A Legacy of Druids: Book review by Ulchabhán

Normally I am not drawn to reading collections of interviews - mainly because it is not easy to provide a cohesive narrative and I tend to get lost in a lot of the back and forth views. However, Ellen Evert Hopman’s book was a very pleasant surprise and an engaging and informative read.

a-legacy-of-druids-cover

Each conversation should be taken in the context of the time of each individual’s practice as well as the particular connection of their varied developed practices. I liked that Ms. Hopman put an obvious amount of thought into trying to organize the insights shared into approachable topics of interest.

While it is apparent from the well-researched variety of individuals who have been active in the Druid community over the decades that there is a great deal of diversity in what really constitutes “Druidism,” as a practicing Druid I felt a sense of underlying cohesiveness. As I read through each discussion, I enjoyed once again reviewing my own developed thoughts on what brought me on this journey. Each interview had its own flavor and presented a constantly morphing intellectual and spiritual case for all the threads that have woven our experiences into the truly rich and evolving Path I still walk with Joy and Gratitude.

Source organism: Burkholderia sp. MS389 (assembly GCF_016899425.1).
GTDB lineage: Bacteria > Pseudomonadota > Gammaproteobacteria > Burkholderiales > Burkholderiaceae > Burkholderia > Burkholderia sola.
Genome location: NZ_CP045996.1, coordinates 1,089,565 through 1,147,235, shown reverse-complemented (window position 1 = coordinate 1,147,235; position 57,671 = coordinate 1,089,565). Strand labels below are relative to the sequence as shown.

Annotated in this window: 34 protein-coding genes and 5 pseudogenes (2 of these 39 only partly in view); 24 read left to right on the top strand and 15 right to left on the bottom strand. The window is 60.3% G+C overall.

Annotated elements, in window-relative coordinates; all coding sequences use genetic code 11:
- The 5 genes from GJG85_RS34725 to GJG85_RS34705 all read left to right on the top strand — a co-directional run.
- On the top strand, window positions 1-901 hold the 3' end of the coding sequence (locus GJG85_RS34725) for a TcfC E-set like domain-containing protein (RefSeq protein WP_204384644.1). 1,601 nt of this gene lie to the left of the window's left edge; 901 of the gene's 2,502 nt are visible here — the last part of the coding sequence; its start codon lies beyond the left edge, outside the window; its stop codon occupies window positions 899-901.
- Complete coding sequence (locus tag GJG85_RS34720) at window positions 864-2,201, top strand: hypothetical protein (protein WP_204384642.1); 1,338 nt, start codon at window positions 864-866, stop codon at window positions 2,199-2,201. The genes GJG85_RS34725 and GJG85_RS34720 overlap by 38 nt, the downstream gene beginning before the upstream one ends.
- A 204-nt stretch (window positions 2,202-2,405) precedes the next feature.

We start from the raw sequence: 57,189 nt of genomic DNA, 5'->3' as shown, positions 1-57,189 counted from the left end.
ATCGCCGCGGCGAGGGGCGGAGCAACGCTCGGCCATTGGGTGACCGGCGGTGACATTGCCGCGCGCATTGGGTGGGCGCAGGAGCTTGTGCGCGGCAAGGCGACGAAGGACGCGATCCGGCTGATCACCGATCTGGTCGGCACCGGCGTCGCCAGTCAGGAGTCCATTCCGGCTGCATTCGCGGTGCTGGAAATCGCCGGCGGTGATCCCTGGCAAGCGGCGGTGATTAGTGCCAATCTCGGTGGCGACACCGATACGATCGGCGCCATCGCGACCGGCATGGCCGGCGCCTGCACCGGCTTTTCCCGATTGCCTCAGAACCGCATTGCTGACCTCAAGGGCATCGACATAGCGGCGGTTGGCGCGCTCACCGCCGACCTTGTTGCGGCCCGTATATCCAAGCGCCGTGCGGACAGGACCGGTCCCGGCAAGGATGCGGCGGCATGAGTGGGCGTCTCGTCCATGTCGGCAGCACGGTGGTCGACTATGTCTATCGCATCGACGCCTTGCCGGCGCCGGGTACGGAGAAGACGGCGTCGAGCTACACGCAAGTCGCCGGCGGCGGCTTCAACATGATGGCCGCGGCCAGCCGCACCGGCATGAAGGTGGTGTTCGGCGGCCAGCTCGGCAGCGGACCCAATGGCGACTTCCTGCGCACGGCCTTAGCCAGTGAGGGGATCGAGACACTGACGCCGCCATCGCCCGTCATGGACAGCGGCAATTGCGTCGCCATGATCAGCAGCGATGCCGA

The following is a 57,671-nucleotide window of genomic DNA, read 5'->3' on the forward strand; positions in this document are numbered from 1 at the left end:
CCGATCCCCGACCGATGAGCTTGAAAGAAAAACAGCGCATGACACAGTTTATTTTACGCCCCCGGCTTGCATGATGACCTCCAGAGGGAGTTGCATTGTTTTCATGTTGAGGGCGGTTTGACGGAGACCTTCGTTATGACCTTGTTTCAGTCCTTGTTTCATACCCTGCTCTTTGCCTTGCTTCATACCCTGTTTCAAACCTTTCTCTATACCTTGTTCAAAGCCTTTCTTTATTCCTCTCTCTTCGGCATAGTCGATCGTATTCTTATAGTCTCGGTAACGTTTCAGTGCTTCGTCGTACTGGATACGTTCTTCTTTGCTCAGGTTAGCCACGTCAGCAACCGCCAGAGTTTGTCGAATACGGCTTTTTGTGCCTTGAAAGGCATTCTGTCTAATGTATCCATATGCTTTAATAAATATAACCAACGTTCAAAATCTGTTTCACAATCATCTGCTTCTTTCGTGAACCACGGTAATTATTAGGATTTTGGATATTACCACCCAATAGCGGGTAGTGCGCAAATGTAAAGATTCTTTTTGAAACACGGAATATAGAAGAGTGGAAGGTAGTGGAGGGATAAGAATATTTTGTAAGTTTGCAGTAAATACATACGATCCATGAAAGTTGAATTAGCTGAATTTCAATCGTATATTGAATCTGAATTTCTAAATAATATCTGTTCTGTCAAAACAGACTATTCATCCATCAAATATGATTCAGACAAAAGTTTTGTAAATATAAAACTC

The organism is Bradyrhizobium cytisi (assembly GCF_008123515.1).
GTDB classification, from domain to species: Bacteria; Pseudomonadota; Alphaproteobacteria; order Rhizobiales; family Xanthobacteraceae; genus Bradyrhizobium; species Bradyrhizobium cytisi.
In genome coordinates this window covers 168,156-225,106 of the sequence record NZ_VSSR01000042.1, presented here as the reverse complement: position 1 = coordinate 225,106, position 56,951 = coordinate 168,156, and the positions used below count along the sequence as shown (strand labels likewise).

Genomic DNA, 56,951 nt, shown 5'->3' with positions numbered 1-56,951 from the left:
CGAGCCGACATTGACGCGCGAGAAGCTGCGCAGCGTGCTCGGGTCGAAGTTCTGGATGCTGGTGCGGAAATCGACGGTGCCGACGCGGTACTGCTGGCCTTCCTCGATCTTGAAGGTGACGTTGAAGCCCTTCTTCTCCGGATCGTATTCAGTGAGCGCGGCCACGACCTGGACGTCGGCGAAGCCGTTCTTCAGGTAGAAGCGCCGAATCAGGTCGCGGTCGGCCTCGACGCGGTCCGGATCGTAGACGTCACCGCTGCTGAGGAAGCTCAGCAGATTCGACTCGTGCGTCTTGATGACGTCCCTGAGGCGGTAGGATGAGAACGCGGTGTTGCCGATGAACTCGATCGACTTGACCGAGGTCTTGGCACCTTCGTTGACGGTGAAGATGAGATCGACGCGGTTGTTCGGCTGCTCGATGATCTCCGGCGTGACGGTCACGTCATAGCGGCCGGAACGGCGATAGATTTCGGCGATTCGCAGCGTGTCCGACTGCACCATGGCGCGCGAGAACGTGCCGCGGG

This book should be considered part of any library touching on the fire, music and connection of being a Druid. This is one I will return to many times to catch the layers of meaning more fully.

Walk with Wisdom, Strength and Gratitude

Ulchabhán

GryphonSong Clan

Henge of Keltria

Feed the fish: Drop your hazelnuts into the Well of Wisdom! We're always looking for submissions to the Keltria blog: poetry, photos, essays, articles, recipes, random musings related to the Henge and more! Share your imbas with your fellow Keltrians. Contact HH-Editor@keltria.org, HHSubmissions@keltria.org or dulcimergoddess@keltria.org.

2 thoughts on “A Legacy of Druids: Book review by Ulchabhán

  1. Pingback: November blog 2016 Spooky times and election fears - Ellen Evert Hopman

  2. Pingback: Ellen Evert Hopman

Leave a Reply